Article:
Cover image for Slave narratives : the journey to freedom
Slave narratives : the journey to freedom
Landau, Elaine.
Publication Information:
New York : Franklin Watts, [2001]

Physical Description:
95 pages : illustrations, map ; 23 cm.
General Note:
Austin Steward -- Louis Huges -- Bethany Veney -- James L. Smith.
Reading Level:
1020 Lexile.
Program Information:
Reading Counts RC 6-8 6.9 6 Quiz: 33669 Guided reading level: NR.
Added Author:
Format :


Call Number
Material Type
Home Location
Item Holds
E444 .S565 2001 Adult Non-Fiction Non-Fiction Area
E444 .S565 2001 Adult Non-Fiction Open Shelf

On Order



This series meets National Curriculum Standards for: Social Studies: Culture Individuals, Groups, & Institutions Power, Authority, & Governance Time, Continuity, & Change

Author Notes

Elaine Landau Elaine Landau has received her Bachelor's in English and Journalism and her Master's in Library and Information Sciences. She has written over 185 books, most of them non-fiction children's books on subjects such as earth science, planets, the supernatural, dinosaurs, ancient civilizations, ecology and contemporary issues.

Landau's books have won the American Association for the Advancement of Science: "Science Books and Film" Best Children's Science Booklist, as well as The New York Public Library Books for the Teenage, the New Jersey Institute of Technology Award and VOYA's Nonfiction Honor List.

(Bowker Author Biography)

Reviews 2

Booklist Review

Gr. 6-9. This introductory volume, part of the In Their Own Voices series, combines the immediacy of individual voices with general historical background. Testimonies by former slaves and rescuers personalize the history: the horror of daily life on the plantation, the anguish of family separation, the danger of escape, the thrill of rescue and sometimes reunion. There's an odd error (one slave is said to have been born in 1881), but Landau provides clear documentation for the individual accounts as well as excellent Web site and book sources that will encourage further reading. The spacious, readable design, with large clear type, includes many period black-and-white photographs and prints. Hazel Rochman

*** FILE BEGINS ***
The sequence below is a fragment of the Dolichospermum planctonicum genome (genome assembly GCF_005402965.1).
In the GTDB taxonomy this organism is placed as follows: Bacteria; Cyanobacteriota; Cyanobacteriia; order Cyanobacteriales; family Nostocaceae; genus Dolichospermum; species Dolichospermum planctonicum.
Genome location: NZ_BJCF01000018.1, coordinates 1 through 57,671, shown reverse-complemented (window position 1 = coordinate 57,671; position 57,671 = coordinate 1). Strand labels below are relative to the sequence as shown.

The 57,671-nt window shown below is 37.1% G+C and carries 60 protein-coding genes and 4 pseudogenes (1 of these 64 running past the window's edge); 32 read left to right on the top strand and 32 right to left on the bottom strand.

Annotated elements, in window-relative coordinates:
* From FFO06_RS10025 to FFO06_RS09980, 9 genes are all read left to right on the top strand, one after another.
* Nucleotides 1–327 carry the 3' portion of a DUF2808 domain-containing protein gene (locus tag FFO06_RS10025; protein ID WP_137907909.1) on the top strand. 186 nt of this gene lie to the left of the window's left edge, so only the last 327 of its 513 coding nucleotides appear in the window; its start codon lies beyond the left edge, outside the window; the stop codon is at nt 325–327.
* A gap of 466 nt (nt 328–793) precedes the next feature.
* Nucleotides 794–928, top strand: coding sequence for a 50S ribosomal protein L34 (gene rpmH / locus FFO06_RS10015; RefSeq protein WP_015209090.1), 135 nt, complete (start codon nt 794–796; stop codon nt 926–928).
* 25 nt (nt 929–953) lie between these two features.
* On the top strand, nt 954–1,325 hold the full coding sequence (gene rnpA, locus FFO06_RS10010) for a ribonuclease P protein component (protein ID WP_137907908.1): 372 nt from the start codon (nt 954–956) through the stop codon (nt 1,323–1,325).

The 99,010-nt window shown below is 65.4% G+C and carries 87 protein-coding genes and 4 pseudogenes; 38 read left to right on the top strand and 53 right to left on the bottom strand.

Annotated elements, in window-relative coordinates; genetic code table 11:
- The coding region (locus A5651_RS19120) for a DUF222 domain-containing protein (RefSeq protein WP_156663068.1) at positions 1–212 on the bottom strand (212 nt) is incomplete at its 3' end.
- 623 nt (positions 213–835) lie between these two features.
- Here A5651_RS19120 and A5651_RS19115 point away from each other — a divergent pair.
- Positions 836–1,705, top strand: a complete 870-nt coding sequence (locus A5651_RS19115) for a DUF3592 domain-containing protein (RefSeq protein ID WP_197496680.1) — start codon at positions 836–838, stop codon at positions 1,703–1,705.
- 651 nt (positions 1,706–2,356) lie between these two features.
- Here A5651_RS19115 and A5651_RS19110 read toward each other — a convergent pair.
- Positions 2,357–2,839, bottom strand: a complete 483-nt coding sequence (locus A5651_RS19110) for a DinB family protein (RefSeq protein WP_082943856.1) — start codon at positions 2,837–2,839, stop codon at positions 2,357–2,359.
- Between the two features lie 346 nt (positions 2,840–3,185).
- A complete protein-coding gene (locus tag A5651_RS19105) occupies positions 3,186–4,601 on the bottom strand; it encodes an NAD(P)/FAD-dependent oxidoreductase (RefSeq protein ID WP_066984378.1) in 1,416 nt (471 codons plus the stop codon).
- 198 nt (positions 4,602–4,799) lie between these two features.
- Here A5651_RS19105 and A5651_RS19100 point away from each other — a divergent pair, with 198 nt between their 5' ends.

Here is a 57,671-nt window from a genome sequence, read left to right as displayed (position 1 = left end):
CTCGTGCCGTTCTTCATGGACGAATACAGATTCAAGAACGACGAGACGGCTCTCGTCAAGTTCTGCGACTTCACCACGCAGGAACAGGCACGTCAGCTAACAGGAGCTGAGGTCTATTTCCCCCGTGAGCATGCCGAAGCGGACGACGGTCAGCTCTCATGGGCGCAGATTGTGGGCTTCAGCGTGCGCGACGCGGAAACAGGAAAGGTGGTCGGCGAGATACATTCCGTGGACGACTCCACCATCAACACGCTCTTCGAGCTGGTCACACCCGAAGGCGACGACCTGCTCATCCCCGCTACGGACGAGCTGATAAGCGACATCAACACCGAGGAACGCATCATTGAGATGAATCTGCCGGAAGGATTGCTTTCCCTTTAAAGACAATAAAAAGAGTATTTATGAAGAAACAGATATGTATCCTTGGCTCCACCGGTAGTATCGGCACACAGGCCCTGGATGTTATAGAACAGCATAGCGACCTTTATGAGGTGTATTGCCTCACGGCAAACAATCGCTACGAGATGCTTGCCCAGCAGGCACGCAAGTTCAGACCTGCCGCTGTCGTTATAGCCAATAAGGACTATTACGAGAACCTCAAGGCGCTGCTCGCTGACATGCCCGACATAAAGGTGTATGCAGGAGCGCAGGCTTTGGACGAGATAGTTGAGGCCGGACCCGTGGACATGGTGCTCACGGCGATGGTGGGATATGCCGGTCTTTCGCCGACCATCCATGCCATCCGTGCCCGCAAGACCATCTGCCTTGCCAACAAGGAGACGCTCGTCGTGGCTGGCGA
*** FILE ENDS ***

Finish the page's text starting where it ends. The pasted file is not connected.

School Library Journal Review

Gr 6-8-Landau has chosen excerpts from four accounts of life under slavery and how these individuals obtained their freedom. In her introduction, she points out that slaves waged open rebellions and silent ones. Austin Steward was a house slave, saved from the rigors of field work, but he had to sleep on the floor of his master's bedroom, curled up like a dog on the floorboards. Taken to New York with his owner, he sought support from the Manumission Society. Louis Hughes and his wife were denied the freedom that was rightfully theirs by birth and only after the intervention of two brave Union soldiers did they manage to secure their birthright. Bethany Veney ultimately secured freedom for herself and most of her family. James L. Smith, mistakenly stated in the text as to have been born in 1881, managed to escape from bondage to the North. Each narrative is compelling in its details of the hardships that slaves faced in their daily lives and the risks and sacrifices they made to obtain their freedom. Photographs and period illustrations complement the moving text. Interestingly no mention is made of Julius Lester's great work, To Be a Slave (Dial, 1968), in the suggestions for further reading. A good introduction to the topic as well as a telling account about slave life in various circumstances.-Edith Ching, St. Albans School, Mt. St. Alban, Washington, DC (c) Copyright 2010. Library Journals LLC, a wholly owned subsidiary of Media Source, Inc. No redistribution permitted.